Repost: Aspect ratios and compositional theory

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Round plate in a square frame. The composition is ostensibly balanced, but a little randomization is created by the uneven lighting. Leica D-Lux 5

Today’s article is a repost of a classic from two years ago (has it really been that long?) I bring it up again on the back of an interesting offline discussion I’ve been having with one of my email school students. How many people think about the relationship between idea, subject, composition and the final presentation format before hitting the shutter? The missing link is usually the last one – and almost always results in a necessary compromise in composition. But, there are ways to fill the empty space, as you shall see…

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Photoessay: In the redwood forest

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At the end of last year, I spent an enjoyable day with Lloyd Chambers in the Purisima Creek Redwood Park about two hours out of San Francisco; being from a much more tropical part of the world, it was my first experience photographing in this environment and this subject. I have to say the very pleasant company, comfortable temperature, lack of people and generally clear forest floor made for a very enjoyable afternoon – and more importantly, one that was conducive to making photographs.

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Photoessay: Slices of architecture, San Francisco

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Today’s photoessay is about the details: those little interactions of texture, light and form that suggest identity. I find myself inexplicably drawn to these things when I’m in a city; perhaps because in some way they contain they are the observable and comprehendible essence of a place. An entire city is too much to process and consciously describe at once; but the details are how our brains subconsciously look for visual cues to our physical locations. San Francisco is full of these – from the fire escapes, to the reflected landmarks (of which there are many to begin with) and the colours and quality of light.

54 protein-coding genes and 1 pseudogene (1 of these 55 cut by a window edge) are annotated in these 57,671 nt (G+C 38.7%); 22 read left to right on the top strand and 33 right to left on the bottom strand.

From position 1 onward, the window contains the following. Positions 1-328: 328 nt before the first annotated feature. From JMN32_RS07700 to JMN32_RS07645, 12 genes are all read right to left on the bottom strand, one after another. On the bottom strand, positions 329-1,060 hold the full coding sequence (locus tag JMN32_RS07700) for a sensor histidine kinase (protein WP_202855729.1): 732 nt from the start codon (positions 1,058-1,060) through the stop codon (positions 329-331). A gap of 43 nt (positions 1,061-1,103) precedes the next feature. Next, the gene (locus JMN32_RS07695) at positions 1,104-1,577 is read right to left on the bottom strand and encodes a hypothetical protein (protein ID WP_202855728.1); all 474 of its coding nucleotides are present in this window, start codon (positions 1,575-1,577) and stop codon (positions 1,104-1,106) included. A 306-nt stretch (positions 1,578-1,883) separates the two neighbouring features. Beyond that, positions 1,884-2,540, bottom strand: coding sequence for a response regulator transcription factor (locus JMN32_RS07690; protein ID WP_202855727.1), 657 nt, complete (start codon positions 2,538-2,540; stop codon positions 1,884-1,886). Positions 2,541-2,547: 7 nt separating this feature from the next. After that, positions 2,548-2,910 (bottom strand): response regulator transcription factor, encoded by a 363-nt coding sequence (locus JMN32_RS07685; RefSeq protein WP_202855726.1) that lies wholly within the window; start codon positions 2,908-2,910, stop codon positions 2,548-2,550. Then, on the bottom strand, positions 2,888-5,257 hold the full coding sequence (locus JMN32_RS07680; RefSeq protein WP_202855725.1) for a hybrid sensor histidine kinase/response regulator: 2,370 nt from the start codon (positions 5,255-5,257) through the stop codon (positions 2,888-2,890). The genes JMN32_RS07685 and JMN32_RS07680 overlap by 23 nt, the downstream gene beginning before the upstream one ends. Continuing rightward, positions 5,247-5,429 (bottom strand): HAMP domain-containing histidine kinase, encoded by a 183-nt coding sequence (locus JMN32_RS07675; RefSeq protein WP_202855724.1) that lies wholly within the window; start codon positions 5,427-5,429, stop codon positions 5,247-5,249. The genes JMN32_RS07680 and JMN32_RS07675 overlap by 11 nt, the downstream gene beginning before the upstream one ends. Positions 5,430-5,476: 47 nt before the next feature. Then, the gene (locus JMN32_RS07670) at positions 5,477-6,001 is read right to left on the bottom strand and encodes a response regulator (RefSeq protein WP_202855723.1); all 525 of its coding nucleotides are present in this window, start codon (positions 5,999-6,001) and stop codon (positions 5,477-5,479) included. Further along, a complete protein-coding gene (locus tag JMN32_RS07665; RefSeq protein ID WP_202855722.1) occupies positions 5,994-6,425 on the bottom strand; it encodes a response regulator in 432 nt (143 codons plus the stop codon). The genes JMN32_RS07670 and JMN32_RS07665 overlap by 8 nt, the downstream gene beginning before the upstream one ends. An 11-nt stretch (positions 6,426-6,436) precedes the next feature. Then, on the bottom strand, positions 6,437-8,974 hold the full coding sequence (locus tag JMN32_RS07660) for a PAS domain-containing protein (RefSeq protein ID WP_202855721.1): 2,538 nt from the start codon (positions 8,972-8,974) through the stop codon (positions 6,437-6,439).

This series was shot almost entirely with a Pentax 645Z.

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Paranoia and suspicion: photographers are not terrorists

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I’ve been wrestling with a bit of a contradiction lately. On one hand, the proliferation of mobile phone cameras and social media has meant that there is no end to the number of throwaway images being generated and instantly shared online; on the other, it seems to be harder and harder for somebody with ‘serious’ looking equipment to take an image of anything without arousing suspicion. Is it just me, or is the world’s paranoia entirely misplaced?

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That medium format ‘look': what is it?

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Four

Today’s article attempts to answer a question which I’ve been asked quite a few times, both in comments and offline correspondence: what is the ‘medium format look’, and why do we find it attractive?

We must first assume that the output medium is sufficient to identify differences. Beyond the obvious very large print or Ultraprint, if you’re judging images at web sizes on a computer – or worse, a phone – sorry, you’re just not going to see it. A typical web image is less than 1% by area of a 40-50MP medium format camera. There is simply no way you can oversample that much resolution information in a meaningful way to those sizes, unless you’re heavily, heavily cropping, I suppose. How large would you have to go to see the difference? I’d say at least ~4MP (2560×1440, most 24”-30” monitors) or better yet, 4K. And that assumes the downsizing has been done in an optimal way, of course. It’s quite possible that some methods will completely throw away any resolution advantage whatsoever (line skipping, for instance).

What I’m going to attempt to do is break it down into five main categories – for digital – and please feel free to add your thoughts in the comments if you feel I’ve missed anything.

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Photoessay: Lakeside